HOP Researcher Develops a Better Way to Gauge Heart Disease Risk in Patients with Metabolic Syndrome

For one in three Americans who develops the metabolic syndrome, or MetS, the excess abdominal fat, high blood pressure, high blood sugar, low HDL cholesterol and high triglycerides associated with the condition put them at a greater risk of developing Type 2 diabetes. However, there has been considerable debate as to whether a MetS diagnosis predicts future heart disease any more than its individual risk factors.

Now, a team of researchers led by Matthew Gurka, Ph.D., at the University of Florida (UF) and Mark DeBoer, M.D., at the University of Virginia (UVA) has demonstrated that the ability of MetS to predict heart disease is greater than the sum of its parts.

In a research letter published in the March 2017 issue of the Journal of the American College of Cardiology, Gurka, a biostatistician in the Department of Health Outcomes and Policy in the College of Medicine at UF, and DeBoer, a pediatric endocrinologist in the Department of Pediatrics at UVA, described a new, more powerful method of calculating heart disease risk in patients with MetS. The new method takes into account the severity of each of the patient’s risk factors, along with sex and race.  The research team tested the method using patient data from two major studies—the Atherosclerosis Risk in Communities (ARIC) Study and the Jackson Heart Study. They reported that nearly 25 percent of patients with the highest levels of MetS severity at their initial visit had coronary heart disease within 25 years. By comparison, only 6.5 percent of those with the lowest levels of MetS severity developed coronary heart disease within 25 years. The study was funded by a grant from the National Heart, Lung and Blood Institute to evaluate cardiovascular risk related to MetS among participants of the Jackson Heart Study using a new tool designed specifically to assess severity of MetS among African Americans. Gurka and DeBoer are co-principal investigators on the grant.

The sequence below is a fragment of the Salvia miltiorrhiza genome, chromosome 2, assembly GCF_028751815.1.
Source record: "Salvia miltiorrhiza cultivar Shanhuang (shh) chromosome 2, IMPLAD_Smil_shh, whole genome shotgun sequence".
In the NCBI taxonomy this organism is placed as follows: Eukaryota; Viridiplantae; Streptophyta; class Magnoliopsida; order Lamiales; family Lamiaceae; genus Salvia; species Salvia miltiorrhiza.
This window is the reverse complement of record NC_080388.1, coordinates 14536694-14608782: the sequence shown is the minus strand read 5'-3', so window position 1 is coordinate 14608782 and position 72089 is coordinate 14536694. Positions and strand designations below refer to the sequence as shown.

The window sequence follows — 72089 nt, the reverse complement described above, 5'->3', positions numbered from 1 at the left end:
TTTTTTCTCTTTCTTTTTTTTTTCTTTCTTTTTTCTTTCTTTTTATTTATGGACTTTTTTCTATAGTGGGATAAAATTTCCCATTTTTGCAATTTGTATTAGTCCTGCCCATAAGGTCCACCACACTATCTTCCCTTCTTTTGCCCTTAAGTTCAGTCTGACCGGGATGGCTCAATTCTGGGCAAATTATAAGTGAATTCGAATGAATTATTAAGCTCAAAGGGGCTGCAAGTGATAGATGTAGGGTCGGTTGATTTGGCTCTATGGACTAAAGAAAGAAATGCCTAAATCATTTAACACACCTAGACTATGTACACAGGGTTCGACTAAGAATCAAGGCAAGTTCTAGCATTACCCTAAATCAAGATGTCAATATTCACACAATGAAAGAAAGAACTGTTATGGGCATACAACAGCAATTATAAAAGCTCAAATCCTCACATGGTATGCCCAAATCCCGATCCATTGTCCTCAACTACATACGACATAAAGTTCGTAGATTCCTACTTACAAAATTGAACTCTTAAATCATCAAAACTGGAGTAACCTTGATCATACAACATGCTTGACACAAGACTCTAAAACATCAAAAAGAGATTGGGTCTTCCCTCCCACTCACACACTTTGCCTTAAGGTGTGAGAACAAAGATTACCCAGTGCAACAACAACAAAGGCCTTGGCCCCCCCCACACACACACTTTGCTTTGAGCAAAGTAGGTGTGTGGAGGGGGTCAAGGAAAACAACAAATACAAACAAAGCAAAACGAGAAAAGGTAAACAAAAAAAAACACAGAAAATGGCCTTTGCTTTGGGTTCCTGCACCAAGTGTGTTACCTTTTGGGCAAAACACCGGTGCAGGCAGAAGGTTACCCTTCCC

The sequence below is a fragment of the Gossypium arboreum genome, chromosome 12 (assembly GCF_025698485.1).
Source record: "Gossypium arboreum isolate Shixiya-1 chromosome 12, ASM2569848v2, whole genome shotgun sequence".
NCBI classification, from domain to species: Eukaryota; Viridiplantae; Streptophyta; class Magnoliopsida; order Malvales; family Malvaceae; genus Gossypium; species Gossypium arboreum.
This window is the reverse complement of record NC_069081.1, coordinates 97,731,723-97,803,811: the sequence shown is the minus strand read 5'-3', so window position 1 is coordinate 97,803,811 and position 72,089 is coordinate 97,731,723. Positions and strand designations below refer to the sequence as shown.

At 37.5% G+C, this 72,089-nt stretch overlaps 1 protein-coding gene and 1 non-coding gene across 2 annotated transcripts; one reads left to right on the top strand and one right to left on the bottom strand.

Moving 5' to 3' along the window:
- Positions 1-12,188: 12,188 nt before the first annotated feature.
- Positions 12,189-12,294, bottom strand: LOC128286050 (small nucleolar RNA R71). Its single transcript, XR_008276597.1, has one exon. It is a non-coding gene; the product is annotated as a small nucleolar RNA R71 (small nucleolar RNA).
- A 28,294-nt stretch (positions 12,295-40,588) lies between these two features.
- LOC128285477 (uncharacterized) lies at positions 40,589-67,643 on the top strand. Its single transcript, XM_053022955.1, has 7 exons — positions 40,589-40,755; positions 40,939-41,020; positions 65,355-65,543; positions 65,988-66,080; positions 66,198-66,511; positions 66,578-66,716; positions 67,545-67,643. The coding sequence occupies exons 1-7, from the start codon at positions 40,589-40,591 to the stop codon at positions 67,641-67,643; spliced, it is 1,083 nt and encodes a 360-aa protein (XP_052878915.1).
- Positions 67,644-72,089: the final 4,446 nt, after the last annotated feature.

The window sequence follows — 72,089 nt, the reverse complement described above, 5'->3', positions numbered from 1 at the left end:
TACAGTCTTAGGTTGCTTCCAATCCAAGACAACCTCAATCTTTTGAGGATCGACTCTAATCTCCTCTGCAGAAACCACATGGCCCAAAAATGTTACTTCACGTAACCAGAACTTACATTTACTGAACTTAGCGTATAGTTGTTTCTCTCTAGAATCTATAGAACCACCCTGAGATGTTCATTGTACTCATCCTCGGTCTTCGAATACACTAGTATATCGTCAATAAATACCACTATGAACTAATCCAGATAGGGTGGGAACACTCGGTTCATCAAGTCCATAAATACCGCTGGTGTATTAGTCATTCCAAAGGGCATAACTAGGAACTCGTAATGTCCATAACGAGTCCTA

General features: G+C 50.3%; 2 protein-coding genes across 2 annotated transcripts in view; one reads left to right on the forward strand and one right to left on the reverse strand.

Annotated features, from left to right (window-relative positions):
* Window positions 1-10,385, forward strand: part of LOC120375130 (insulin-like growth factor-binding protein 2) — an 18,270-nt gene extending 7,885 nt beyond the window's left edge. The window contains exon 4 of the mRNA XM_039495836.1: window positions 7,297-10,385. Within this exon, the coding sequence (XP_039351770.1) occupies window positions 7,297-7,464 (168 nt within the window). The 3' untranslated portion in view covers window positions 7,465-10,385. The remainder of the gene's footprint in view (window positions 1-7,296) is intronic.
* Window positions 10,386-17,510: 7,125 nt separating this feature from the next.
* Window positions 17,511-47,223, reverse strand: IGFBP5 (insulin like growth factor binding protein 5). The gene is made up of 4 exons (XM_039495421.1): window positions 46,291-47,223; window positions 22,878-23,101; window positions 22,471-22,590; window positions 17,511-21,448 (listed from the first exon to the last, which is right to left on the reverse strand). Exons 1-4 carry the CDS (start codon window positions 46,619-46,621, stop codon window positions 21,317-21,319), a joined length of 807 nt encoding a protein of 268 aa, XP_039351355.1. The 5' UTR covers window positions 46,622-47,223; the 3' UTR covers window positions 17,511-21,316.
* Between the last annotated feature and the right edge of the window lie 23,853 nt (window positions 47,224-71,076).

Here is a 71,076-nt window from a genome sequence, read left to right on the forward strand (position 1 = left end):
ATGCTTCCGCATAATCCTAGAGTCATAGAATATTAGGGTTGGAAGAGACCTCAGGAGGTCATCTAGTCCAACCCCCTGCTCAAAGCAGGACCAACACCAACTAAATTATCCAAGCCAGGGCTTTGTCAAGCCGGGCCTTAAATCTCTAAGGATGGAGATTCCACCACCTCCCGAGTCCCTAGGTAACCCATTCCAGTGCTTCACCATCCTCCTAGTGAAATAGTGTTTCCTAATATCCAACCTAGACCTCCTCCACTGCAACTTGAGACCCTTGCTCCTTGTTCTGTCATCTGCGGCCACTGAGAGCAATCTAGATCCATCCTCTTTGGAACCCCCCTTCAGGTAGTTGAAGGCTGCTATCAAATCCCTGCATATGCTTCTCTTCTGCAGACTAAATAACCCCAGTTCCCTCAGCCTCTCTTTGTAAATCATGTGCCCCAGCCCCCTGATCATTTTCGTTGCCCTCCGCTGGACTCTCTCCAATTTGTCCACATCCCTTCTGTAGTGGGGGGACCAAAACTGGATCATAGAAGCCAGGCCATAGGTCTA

“This study on a large group of Americans followed over a long period of time provides evidence that MetS severity can be a useful clinical tool in predicting individuals who are at higher risk of developing heart disease,” Gurka said. The team has developed an online metabolic syndrome severity calculator (metscalc.org) that patients and their doctors can use to gauge their risk. The MetS calculator also may help improve health outcomes by providing patients and their caregivers a measure of their heart disease risk to track over time.